Figure Fossil fuel use toe per unit GDP millions US

Technological Progress
Figure 4.2 Projected energy costs as a proportion of GDP, 1998-2030

ous technical progress and a gradual increase in the price of fuels as global demand grows. The rate of decline is highest in those countries with initially the highest energy use, leading to a slight convergence in energy efficiency in the long run. This pattern is not mirrored in the cost share of energy in GDP however, because of the different taxes levied on fuels in each country. Figure 4.2 shows the share of fossil energy costs in GDP over the simulation period.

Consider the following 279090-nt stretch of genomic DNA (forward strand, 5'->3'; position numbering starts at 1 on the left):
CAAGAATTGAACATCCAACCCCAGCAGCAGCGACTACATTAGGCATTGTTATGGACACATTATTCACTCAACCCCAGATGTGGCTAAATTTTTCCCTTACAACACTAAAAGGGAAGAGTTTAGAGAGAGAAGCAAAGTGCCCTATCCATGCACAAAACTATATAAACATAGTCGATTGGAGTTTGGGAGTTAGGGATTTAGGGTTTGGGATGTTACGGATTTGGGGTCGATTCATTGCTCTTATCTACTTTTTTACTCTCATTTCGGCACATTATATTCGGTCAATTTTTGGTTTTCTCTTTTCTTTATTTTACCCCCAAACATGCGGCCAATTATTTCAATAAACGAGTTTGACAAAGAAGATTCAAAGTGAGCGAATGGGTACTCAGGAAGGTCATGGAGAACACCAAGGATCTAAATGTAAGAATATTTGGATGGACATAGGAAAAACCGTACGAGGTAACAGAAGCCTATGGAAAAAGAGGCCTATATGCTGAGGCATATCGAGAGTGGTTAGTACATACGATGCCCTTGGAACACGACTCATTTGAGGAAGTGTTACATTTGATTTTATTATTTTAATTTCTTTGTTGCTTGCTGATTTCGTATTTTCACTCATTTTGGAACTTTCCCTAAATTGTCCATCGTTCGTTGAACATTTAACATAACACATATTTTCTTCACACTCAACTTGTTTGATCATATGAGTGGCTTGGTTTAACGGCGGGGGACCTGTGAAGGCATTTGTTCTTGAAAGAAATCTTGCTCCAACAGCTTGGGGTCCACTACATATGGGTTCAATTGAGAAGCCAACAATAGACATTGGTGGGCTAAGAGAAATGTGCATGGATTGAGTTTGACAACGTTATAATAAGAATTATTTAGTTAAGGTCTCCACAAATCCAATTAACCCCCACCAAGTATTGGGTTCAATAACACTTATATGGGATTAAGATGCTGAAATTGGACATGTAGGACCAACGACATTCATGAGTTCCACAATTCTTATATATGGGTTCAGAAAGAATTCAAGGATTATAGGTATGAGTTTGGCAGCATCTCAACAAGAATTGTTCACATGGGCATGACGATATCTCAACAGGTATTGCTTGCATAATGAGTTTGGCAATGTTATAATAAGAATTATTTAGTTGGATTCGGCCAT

Fossil energy's cost share declines in all countries except Canada and Italy, but at a lower rate than energy volume measured in toe. This is because the international price of energy rises over time and even when combined with exogenous technical progress none of the long run price elasticities of energy is greater than one. Energy costs rise in Italy because its currency devalues relative to the US dollar due to its lower economic growth rate (see Chapter 5). This makes all fuels more expensive as they are related to the dollar price of oil. Energy costs rise in Canada because over time it substitutes into gas which has a higher cost per toe; this substitution is a feature of the share equations estimated below.

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